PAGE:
Patent Issued for Fuse and Breaker Alarm Device and Method Using a Finite State Machine
2012 AUG 22 (VerticalNews) -- By a News Reporter-Staff News Editor at Telecommunications Weekly -- According to news reporting originating from Alexandria, Virginia, by VerticalNews journalists, a patent by the inventors Coffey, Joseph C. (Burnsville, MN); Blichfeldt, Brad (Savage, MN), filed on December 14, 2009, was cleared and issued on August 7, 2012.
The assignee for this patent, patent number 8237578, is ADC Telecommunications, Inc. (Eden Prairie, MN).
Reporters obtained the following quote from the background information supplied by the inventors: "Direct current (DC) electrical circuits generally provide a source of current to downstream devices operating at a specific voltage. The current that is provided to the downstream devices generally falls within an acceptable range which corresponds to the expected load resistance of the devices. Due to variations in the activity or possible failure of one or more of the downstream devices, the load resistance may vary. Variations in the load, or variations in a voltage or current source attached to the load, causing an unexpectedly high current level can cause device failure if the current drawn by the circuit exceeds a threshold amount.
"Alarm circuits are commonly used to protect load devices from electrical currents above the rated threshold of the particular load. Circuit protection devices and alarm triggering mechanisms are commonly used in such alarm circuits. The circuit protection devices, such as fuses or circuit breakers, are generally located at an 'upstream' location in series with the load, such that an interruption caused by the circuit protection device disrupts the current path through the load circuit. The alarm triggers generate an alarm signal when the circuit protection device interrupts the circuit to indicate the occurrence of such an interruption.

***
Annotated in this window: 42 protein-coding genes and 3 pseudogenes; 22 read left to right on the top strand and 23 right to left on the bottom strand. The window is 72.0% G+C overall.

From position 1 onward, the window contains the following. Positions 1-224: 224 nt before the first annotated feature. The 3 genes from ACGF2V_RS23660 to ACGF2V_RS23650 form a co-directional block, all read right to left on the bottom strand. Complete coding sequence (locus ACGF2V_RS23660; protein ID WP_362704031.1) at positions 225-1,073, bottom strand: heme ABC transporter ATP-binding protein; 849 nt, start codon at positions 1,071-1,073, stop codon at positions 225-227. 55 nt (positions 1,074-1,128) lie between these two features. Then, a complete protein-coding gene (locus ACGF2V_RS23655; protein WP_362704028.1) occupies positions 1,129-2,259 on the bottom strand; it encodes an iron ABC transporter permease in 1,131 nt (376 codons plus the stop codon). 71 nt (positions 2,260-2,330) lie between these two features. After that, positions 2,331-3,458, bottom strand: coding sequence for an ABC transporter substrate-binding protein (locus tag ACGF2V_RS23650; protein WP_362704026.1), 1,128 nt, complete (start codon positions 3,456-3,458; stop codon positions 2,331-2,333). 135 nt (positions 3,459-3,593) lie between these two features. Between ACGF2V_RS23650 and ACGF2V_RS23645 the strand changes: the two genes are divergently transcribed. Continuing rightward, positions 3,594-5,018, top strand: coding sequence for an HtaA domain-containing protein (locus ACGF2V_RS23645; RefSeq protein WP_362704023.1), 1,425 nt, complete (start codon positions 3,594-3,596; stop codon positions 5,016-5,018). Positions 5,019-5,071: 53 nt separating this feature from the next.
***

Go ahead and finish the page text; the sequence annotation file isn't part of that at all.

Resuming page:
"FIGS. 1A-1C illustrate operation of a prior art alarm circuit using a secondary alarming fuse which can be used in a direct current circuit. FIG. 1A shows normal operation of the alarm circuit in which current passes through the primary circuit protection device, shown as the main fuse 10. FIG. 1B shows the current path when the main fuse 10 blows, and indicates that the current shifts to pass through the secondary fuse placed in parallel with the main fuse 10, shown as GMT fuse 12. Because the GMT fuse 12 is selected to have a lower current rating than the main fuse 10, it also soon blows, enabling the alarm signal 14 as shown in FIG. 1C. This configuration has a cost disadvantage, because each time the primary fuse 10 blows, both it and the secondary alarming fuse must be replaced, adding to the maintenance cost of the circuit. Further, additional user-accessible space is required for two fuses. The secondary fuse also creates a potential electrical hazard because the full input voltage is present at the output terminals of the circuit. Also, unprotected GMT fuses potentially eject the metallic fuse portion of the blown fuse from the fuse holder when blown, creating a fire or injury hazard.
"FIGS. 2A-2B illustrate operation of a prior art alarm circuit using a monitoring circuit. FIG. 2A shows normal operation of the alarm circuit, in which a monitoring circuit 16 connects in parallel to the main fuse 10. The current passes through the main fuse 10 and load 20. FIG. 2B shows operation of the alarm circuit after the main fuse 10 blows. The current passes through the monitoring circuit 16 and load 20. Therefore, even when the main fuse 10 blows, a current path exists through the monitoring circuit 16 and a voltage appears at the output terminals. Therefore, it can be difficult for monitoring personnel to detect the location or existence of the fault.